Jarkko Päivärinta

15 Years of Development Cooperation Surveys

Development Cooperation Surveys study Finnish citizens’ opinions of, attitudes to and information needs on development cooperation. The studies are commissioned by the Ministry for Foreign Affairs of Finland and have been conducted annually ever since 1997.

The studies form an interesting and valuable source for research, allowing study on changes in public opinion over a long time period. They can be used to investigate, for instance, the impact of political and economic phenomena on people’s views on development co-operation. Other possible research approaches include studying how the respondents’ financial situation, education, age or personal contacts with developing countries affect their attitudes to development cooperation and foreign aid.

Support for development aid increasing

As can be seen from the year 2011 survey, Finnish attitudes towards development cooperation have become more positive after a few years of downward trend caused by the economic recession. According to the study, almost one in four (23%) would increase the funding allocated to the cooperation, whereas a year previously only 16% were so inclined. Correspondingly, the proportion of respondents who would have liked to see cuts in the funding decreased from 20% to 14%.

Finns tend to believe that development cooperation is important as four out of five regard it as important or fairly important. However, five years ago in 2007 the figure was even higher, 89 per cent. Main challenges to the development efforts were perceived to be weak government and corruption in receiver countries, and difficulty to get the aid to receiver. The preferred areas for the cooperation and aid were education (51%), human rights and equality (35%) and improving the situation of women and children (32%).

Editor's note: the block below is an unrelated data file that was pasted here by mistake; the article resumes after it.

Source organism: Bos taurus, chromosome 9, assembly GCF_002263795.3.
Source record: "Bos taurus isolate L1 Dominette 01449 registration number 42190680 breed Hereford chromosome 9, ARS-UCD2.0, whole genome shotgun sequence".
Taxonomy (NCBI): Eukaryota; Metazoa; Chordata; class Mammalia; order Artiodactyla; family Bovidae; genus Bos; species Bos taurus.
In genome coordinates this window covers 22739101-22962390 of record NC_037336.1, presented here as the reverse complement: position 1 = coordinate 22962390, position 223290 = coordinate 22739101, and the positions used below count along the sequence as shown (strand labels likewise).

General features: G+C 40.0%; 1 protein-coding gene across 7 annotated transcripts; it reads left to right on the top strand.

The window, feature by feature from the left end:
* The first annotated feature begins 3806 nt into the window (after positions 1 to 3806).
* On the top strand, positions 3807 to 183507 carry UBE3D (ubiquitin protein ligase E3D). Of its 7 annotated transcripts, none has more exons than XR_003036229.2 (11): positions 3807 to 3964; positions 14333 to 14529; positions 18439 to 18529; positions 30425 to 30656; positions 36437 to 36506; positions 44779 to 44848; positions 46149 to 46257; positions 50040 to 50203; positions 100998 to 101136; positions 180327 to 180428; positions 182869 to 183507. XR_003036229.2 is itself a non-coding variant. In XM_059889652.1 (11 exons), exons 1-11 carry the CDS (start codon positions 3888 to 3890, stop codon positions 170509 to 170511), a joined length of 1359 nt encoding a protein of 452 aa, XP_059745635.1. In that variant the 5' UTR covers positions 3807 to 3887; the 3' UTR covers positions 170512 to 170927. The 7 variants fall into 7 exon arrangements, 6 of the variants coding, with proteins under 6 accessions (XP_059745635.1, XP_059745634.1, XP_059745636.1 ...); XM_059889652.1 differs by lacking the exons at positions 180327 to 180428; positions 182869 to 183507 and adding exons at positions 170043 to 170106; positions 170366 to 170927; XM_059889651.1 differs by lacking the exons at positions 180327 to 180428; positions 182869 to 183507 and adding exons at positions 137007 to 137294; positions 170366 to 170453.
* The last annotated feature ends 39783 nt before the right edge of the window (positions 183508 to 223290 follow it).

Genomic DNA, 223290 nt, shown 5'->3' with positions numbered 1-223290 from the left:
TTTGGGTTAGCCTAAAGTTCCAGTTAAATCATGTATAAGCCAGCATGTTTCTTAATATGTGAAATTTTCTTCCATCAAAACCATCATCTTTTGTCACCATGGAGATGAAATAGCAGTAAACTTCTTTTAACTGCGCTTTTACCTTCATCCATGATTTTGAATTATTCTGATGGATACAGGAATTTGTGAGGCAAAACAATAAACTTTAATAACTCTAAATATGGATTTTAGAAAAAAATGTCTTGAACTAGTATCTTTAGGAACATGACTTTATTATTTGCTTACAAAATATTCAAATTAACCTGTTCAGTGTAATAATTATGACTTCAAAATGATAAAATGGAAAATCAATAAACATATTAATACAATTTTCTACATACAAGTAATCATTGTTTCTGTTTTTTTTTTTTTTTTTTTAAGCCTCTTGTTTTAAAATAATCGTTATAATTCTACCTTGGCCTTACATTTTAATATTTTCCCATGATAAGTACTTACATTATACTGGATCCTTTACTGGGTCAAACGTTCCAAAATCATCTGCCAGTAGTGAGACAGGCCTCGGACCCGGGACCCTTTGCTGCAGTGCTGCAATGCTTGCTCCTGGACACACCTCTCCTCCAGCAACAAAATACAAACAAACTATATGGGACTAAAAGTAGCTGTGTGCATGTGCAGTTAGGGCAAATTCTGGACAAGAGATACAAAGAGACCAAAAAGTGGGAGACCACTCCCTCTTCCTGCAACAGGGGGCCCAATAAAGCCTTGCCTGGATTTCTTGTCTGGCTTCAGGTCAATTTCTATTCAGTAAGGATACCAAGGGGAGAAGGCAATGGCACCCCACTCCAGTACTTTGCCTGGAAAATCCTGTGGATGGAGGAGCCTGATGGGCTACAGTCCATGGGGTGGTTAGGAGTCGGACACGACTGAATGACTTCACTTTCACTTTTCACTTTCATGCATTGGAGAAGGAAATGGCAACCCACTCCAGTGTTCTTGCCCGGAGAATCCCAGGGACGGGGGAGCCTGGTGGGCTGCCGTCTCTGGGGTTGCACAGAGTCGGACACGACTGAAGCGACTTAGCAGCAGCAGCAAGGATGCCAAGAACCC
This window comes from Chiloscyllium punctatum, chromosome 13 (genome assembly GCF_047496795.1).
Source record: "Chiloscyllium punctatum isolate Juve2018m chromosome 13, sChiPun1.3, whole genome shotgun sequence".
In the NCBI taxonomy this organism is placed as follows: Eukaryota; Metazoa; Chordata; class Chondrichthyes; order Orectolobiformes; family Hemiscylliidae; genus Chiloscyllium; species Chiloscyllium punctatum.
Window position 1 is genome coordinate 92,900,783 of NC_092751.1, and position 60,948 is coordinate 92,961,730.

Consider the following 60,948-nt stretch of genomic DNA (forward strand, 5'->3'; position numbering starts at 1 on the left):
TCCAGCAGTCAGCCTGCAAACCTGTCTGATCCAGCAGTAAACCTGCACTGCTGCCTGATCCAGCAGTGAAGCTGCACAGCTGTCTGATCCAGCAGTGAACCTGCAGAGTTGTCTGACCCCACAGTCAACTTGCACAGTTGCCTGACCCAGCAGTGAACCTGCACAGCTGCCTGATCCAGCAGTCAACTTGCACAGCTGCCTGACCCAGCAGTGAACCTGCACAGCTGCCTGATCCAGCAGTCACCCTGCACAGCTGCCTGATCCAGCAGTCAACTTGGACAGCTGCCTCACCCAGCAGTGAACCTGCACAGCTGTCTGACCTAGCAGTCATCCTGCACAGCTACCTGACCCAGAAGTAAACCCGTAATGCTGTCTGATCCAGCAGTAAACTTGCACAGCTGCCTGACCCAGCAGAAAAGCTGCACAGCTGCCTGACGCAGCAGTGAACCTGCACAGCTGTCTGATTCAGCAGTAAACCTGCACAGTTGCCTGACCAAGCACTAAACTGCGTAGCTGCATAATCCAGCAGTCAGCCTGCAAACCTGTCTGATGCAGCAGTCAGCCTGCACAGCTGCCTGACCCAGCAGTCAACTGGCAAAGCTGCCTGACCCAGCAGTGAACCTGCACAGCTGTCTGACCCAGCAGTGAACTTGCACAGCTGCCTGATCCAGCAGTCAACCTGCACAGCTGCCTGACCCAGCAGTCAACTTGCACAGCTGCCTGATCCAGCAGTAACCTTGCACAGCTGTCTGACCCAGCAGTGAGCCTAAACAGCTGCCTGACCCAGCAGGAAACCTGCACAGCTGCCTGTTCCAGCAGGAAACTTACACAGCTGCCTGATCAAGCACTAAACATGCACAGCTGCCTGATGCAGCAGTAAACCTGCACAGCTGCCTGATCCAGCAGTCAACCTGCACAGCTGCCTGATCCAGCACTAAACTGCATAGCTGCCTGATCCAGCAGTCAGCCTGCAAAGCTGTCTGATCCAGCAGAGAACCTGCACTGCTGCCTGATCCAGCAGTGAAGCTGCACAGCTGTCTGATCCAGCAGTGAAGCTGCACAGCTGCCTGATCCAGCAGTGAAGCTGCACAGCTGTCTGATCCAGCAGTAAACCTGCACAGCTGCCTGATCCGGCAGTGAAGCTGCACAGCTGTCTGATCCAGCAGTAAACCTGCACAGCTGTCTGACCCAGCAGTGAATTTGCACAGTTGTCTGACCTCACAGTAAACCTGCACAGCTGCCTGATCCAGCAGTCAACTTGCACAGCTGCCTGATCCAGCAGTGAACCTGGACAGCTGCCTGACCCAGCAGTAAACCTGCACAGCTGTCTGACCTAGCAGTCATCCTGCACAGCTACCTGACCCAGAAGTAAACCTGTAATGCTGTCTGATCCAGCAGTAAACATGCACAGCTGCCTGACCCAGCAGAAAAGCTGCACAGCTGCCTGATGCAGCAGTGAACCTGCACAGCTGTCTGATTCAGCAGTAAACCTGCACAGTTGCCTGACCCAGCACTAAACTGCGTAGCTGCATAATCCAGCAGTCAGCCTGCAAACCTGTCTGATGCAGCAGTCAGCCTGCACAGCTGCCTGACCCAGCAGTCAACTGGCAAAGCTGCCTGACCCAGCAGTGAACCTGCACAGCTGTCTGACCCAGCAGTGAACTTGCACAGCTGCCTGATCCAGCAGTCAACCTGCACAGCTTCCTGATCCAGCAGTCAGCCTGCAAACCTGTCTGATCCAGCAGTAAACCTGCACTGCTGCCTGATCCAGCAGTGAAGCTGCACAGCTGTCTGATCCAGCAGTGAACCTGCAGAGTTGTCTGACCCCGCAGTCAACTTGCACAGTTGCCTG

Surveys archived at the data archive

The Development Cooperation surveys are collected through face-to-face interviews , and the number of respondents is about 1,000. The Finnish Social Science Data Archive disseminates the data for non-commercial research, teaching and learning purposes. Study descriptions and codebooks are published on the archive’s data catalogue. If there is a codebook in English, the data have already been translated into English. More are translated on request, free of charge.

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